Sixteenth- and Seventeenth-Century County Durham
The jurisdiction of Liberties Act of 1536 had wiped away those privileges which had accrued to the office of Bishop of Durham, that is of appointing sheriffs, coroners and judges, collecting taxes, minting palatinate coinage, and administering civil and criminal law. Ecclesiastical privilege was seen by the monarch to be as insidiously dangerous as the growth of the great estates of the grandees of the county, the Neville, Lumley, Hylton and Eure families.
Although citizens of the area continued to use the courts of the bishop for legal redress, and the chancery of the bishop continued to issue writs, a significant break had occurred in the management of the bishopric. justice was now seen to be done in the name of the monarch, and the bishops, beginning with Cuthbert Tunstall, gradually ceased to protect their medieval rights. Nonetheless disputes relating to the apportionment of offices great and small continued between the bishops and the great families into the 19th century. The 16th century saw the growth of the gentry class.
The year 1536 also saw the reaction to Thomas Cromwell, the Vicar-General of King Henry VIII who had lately assumed the title of Supreme Head of the Church of England by the Act of Supremacy of 1534. Cromwell’s Machiavellian regime of fear intimidated clergy and nobility alike, and they feared, quite rightly, the threatening changes to their lives and institutions. The major county families, Nevilles, Hyltons, Lumleys, Bowes and Tempests, all played their part in joining the Pilgrimage of Grace, a remarkable movement of disaffection which encompassed the whole of northern England. The followers of this particularly demanded a re-union with the church of Rome and, in Durham, the restoration of the ‘liberties’ of the Palatinate. Only the Eures stood aside. Thirty thousand rebels moved on to Pontefract in Yorkshire where a Parliament of the North conceded the demands of the insurgents. The rebels disbanded. A further rising in January 1537 provided King Henry VIII with a pretext for ruthless and widespread repression, and Roger Lumley was executed for treason. Every concession was withdrawn.
The Visitation of the Monasteries in 1536 saw the attrition of the power of Durham monastery. In the cathedral the Commissioners of King Henry VIII, Doctors Lee and Henley and Master Blythman, defaced the shrines of St Cuthbert and the Venerable Bede. Behind the high altar in the area of the major shrine of St Cuthbert they had found ‘many woorthie and goodly jewels . . . which by the estimate of those 3 visitors and their skilfull lapidaries that was of value sufficient to redeme a prince’. Remarkably, the near contemporary account of the last days of the monastery and also its customs and buildings, Rites of Durham, records that the Commissioners found the body of the seventh-century hermit saint from the Fames incorrupt. It is related that ‘[Henley] did command them to take [the body of St Cuthbert] down, and so it happened contrary to their expectation that not only his body was whole and incorrupted, but the vestment wherein his body lay and wherewithall he was accustomed to say mass, was fresh, safe, and not consumed’. Saints and relics were in disrepute and subject to disrespect at the time, but a residual fear of the miraculous survived in the most hardened and sceptical of hearts.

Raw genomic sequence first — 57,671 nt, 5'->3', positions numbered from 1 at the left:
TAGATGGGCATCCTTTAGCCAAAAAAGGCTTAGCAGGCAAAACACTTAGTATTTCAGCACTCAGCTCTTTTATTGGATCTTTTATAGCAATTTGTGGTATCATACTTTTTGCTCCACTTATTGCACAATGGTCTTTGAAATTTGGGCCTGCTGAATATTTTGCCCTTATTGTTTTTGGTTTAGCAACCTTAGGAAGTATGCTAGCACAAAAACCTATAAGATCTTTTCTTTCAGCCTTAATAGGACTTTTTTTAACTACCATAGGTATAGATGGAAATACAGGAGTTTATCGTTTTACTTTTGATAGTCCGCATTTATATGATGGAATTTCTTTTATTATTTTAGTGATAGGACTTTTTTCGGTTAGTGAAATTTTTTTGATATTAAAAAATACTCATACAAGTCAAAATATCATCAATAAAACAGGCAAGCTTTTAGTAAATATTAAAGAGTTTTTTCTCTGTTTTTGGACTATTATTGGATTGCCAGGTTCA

The monastic establishment at Durham was surrendered to the King on 31 December 1 539. The last prior of the old monastery and the first Dean (12 May 154 1) were one and the same, Hugh Whitehead; 12 former monks became the first prebendaries or residentiary canons. The new age at Durham came in smoothly through the Reformation zeal of two succeeding deans, Robert Home and William Whittingham, whose periods of office saw the understandable, though relatively modest, attempts to erase the religious features of the cathedral’s old regime. Images were broken up and we read in Rites that the banner of St Cuthbert, which had been a symbol at the battles ofNeville’s Cross and Flodden, ‘fell into the possession of one Dean Whittingham whose wife called Katherine . . . did most injuriously burn and consume the same in her fire in the notable contempt and disgrace of all ancient and goodly relics’.